Fewer than half of students at the University of Sussex say they are addicted to vaping – but figures are still on the rise.

Some 35 per cent of the university's students said they used disposable vapes.

The number is still much higher than last year’s average when just over a quarter of students said they were regularly vaping.

University of Sussex students are below the national average for vape addiction. More than half of 6,000 students across the UK surveyed by The Tab said they were addicted to the smoking alternative, compared with 27 per cent last year.

Dr Babak Ashrafi, a former GP and clinical lead at Superdrug, said: “Similar to regular cigarettes, vapes release nicotine, a substance that releases neurotransmitters like dopamine, which generate feelings of pleasure and reward in the brain.

''Certain electronic vapes can deliver nicotine to the bloodstream more rapidly than cigarettes, making them more addictive.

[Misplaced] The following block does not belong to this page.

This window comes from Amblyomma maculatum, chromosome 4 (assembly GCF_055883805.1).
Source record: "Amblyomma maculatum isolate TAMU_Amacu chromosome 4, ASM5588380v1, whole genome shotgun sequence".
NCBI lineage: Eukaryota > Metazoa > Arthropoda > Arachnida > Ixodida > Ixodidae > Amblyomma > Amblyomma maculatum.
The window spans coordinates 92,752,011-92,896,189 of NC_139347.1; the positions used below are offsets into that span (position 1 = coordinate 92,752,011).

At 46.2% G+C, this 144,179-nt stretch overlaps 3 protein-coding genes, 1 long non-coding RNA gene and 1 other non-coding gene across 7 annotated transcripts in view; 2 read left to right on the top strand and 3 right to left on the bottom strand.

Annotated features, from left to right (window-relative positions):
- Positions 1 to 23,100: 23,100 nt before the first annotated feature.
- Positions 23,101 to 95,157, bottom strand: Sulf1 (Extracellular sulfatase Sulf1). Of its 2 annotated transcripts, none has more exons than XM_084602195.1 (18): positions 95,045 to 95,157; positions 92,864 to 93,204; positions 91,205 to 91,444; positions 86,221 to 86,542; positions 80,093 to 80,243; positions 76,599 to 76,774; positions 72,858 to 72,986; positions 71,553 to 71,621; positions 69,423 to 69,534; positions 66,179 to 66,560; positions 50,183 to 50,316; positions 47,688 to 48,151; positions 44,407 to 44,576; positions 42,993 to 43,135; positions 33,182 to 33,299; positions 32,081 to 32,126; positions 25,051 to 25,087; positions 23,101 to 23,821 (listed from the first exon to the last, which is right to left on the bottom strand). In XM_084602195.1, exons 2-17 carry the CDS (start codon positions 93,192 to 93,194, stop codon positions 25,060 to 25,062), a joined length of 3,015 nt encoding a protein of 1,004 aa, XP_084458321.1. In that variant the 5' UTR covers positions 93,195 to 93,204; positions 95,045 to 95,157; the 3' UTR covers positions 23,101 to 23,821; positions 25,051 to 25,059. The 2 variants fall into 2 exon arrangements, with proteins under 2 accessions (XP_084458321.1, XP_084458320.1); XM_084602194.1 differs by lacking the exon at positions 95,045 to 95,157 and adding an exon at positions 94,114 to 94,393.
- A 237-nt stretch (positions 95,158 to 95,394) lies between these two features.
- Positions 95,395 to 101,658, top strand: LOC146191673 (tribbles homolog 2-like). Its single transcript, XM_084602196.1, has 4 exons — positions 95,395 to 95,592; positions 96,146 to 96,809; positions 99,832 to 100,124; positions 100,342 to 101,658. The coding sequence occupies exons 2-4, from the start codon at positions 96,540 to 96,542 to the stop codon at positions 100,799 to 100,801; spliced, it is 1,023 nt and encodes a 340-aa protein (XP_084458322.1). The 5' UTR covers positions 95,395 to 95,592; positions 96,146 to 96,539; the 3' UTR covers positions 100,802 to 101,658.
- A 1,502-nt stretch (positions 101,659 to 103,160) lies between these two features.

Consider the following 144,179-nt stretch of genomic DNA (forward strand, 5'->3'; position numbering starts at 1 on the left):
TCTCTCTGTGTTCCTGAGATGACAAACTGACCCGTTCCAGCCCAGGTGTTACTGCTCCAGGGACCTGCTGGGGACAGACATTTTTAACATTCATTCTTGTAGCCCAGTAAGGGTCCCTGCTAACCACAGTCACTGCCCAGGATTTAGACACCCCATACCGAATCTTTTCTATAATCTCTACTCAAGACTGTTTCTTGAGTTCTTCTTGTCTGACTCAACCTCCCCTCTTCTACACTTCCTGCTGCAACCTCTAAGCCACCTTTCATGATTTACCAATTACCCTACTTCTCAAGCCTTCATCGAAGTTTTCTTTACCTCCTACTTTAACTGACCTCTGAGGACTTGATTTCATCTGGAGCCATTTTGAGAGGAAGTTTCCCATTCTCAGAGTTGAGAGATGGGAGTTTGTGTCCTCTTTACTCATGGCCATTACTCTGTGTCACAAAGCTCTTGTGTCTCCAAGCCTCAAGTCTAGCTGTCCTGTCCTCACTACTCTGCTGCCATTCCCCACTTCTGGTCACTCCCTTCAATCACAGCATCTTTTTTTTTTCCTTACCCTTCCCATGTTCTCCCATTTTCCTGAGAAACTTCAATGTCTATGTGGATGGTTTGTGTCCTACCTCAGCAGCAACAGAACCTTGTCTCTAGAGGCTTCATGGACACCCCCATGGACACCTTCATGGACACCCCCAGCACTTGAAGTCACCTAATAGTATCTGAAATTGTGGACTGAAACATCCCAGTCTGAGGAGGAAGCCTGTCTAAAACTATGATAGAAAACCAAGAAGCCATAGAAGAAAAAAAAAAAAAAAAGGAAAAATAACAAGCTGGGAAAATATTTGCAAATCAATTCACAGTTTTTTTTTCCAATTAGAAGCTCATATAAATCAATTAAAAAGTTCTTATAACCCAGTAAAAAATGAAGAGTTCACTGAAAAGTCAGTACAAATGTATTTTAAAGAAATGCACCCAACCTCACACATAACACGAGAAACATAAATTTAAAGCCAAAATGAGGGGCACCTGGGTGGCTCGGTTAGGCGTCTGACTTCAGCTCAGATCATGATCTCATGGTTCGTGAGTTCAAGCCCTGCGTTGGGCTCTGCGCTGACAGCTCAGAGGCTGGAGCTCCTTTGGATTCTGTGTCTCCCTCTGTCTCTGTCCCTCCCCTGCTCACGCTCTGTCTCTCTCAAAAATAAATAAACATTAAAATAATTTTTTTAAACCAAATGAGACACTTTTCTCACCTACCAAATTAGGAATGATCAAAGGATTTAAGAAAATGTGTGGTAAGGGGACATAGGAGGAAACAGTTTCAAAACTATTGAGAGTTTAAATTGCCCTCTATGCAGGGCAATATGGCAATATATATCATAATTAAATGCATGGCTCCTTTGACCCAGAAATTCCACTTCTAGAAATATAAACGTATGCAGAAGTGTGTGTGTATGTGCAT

“Quitting vaping after you’ve become addicted to nicotine can result in withdrawal symptoms.

''This, coupled with the wide array of flavours available in stores, has played a key role in the increase in vaping we’ve seen in the past few years. For students hooked on vaping, it’s important to ask for help.”

More than £17,000 worth of illegal vapes and tobacco products were seized in Brighton in November.

Some of the disposable vapes were equivalent to more than 480 cigarettes' worth of nicotine.

All legally sold vaping devices need to be approved by the Medicines and Healthcare Regulatory Agency and must not exceed 20mg/2 per cent of nicotine concentration and 2ml in capacity - around 600 puffs.

Brighton and Hove City Council has raised concerns that the vapes may contain higher doses of nicotine and dangerous chemicals including lead, tin and nickel.

It also said the single-use nature of vapes poses an environmental hazard.